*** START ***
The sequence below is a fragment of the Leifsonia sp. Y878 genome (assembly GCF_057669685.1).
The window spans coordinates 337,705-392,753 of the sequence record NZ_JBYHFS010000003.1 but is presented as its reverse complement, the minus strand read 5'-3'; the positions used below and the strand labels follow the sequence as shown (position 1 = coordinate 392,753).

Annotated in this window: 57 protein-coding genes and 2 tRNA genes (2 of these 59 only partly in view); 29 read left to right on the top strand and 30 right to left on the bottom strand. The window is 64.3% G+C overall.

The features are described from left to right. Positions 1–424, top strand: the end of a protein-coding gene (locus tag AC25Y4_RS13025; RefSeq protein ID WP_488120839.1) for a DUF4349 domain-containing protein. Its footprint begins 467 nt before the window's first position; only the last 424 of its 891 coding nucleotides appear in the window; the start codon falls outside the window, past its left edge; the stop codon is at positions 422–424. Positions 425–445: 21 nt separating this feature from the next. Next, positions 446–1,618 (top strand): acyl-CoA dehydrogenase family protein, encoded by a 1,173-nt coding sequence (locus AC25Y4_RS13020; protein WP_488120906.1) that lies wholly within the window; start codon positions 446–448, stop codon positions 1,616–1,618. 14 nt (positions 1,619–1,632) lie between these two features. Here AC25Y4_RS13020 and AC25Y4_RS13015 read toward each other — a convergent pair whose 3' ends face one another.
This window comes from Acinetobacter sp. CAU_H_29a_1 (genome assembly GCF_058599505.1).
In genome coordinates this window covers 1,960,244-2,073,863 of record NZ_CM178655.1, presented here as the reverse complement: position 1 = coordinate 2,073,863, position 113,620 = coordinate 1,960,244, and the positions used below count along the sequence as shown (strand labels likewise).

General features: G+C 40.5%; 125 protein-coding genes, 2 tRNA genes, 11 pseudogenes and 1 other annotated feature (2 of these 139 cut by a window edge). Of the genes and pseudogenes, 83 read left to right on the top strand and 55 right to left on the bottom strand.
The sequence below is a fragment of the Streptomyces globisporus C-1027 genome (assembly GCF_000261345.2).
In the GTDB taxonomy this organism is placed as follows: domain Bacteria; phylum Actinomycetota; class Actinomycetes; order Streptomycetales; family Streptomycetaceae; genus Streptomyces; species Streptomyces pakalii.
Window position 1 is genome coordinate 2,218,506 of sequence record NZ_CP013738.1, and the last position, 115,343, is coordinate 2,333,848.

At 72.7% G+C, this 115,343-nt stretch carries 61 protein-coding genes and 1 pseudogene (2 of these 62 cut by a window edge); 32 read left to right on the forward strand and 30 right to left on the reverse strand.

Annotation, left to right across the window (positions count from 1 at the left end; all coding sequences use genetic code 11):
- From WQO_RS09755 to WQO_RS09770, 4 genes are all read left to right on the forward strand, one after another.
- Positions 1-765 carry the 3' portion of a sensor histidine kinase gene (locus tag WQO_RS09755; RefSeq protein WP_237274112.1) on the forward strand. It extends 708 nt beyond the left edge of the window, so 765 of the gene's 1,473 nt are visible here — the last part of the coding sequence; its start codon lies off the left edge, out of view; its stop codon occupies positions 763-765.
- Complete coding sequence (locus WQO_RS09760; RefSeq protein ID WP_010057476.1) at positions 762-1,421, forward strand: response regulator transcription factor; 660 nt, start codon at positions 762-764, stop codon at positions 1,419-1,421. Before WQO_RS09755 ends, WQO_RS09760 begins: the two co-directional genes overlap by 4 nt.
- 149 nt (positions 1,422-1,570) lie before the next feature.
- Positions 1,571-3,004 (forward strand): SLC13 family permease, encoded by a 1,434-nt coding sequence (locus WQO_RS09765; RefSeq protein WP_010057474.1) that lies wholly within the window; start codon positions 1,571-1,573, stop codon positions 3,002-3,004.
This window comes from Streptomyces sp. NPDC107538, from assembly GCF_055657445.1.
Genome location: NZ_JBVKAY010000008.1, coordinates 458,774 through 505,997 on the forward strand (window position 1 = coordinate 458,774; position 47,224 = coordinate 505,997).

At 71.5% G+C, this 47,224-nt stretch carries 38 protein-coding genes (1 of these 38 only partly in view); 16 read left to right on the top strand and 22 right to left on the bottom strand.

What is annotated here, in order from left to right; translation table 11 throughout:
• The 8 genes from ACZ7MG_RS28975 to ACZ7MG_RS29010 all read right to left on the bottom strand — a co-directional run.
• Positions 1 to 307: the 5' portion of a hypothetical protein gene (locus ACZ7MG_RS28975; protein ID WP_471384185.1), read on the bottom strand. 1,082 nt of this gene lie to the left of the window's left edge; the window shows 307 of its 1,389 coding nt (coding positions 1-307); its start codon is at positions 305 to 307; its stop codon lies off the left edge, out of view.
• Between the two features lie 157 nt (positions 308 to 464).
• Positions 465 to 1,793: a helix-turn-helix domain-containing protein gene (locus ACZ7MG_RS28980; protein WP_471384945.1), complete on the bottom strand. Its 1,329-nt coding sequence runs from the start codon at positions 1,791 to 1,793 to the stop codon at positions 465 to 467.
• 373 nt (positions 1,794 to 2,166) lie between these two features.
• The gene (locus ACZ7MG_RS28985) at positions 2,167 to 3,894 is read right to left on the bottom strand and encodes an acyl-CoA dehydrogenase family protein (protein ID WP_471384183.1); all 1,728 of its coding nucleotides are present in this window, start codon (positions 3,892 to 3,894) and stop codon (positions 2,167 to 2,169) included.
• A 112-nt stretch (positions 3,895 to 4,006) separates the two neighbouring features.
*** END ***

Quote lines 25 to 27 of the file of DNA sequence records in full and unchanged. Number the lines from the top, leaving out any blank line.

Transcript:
• Positions 465 to 1,793: a helix-turn-helix domain-containing protein gene (locus ACZ7MG_RS28980; protein WP_471384945.1), complete on the bottom strand. Its 1,329-nt coding sequence runs from the start codon at positions 1,791 to 1,793 to the stop codon at positions 465 to 467.
• 373 nt (positions 1,794 to 2,166) lie between these two features.
• The gene (locus ACZ7MG_RS28985) at positions 2,167 to 3,894 is read right to left on the bottom strand and encodes an acyl-CoA dehydrogenase family protein (protein ID WP_471384183.1); all 1,728 of its coding nucleotides are present in this window, start codon (positions 3,892 to 3,894) and stop codon (positions 2,167 to 2,169) included.